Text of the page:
To amplify Dom's reply, it is indeed a D♯. What is going on here is that Mozart is using an augmented sixth chord (specifically the French sixth) that is being used as dominant preparation. Normally how a French sixth works is that the upper notes form V7 of V (with a missing fifth), while the bass falls a half step from ♭6 to 5. It is a variant of the Phrygian cadence (iv6 - V).
Thus the progression would normally be F6 - V - i, but Mozart is being cute here: instead of holding the high B and heading directly to V, he is taking the chord through the tonic second inversion (which is normally treated as a suspension or appoggiatura leading to V, and is thus also dominant preparation) to the second inversion diminished seventh on G♯, which stands in for V.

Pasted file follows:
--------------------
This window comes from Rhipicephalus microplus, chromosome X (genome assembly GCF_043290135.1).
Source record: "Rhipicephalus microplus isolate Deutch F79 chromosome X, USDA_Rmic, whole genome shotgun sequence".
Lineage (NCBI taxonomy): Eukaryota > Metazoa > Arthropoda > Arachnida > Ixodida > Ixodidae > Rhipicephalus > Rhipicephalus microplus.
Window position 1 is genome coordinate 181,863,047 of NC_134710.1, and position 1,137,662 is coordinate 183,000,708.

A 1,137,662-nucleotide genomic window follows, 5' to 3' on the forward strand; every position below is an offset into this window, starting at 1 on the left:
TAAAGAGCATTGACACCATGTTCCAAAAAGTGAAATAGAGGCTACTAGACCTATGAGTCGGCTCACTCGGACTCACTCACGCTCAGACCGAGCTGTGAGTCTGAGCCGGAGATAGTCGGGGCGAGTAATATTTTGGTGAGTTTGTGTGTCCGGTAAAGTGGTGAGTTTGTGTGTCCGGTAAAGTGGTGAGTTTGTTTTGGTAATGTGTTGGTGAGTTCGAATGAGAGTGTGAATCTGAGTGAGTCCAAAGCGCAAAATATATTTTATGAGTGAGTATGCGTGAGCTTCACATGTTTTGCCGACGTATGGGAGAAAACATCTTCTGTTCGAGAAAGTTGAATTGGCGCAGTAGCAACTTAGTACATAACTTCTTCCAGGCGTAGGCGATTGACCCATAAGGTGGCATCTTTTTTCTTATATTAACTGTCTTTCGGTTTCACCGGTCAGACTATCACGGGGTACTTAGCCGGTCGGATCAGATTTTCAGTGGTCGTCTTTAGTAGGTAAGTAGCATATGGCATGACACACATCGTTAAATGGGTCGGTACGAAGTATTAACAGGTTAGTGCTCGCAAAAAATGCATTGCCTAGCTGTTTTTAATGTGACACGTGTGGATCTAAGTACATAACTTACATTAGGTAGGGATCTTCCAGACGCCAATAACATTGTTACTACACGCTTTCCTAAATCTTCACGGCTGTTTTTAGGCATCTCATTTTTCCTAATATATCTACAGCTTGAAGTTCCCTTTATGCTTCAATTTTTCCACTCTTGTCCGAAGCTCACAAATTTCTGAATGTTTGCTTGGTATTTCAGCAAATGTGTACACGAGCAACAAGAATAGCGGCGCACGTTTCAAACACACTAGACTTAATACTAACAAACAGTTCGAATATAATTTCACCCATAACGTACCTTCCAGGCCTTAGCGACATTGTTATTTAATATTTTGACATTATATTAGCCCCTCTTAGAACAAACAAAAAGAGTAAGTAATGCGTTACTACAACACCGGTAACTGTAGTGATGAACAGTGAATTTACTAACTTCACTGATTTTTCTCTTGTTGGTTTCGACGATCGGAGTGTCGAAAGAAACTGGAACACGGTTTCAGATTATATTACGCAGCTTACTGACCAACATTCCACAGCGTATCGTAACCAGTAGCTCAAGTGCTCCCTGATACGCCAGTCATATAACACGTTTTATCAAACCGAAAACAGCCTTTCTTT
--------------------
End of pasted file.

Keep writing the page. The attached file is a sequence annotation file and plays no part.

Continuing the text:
Sure enough, in the following bar he ends up on i6 (A minor). The B and A in the descant of the 2nd bar of your example are passing notes, the A being an accented one.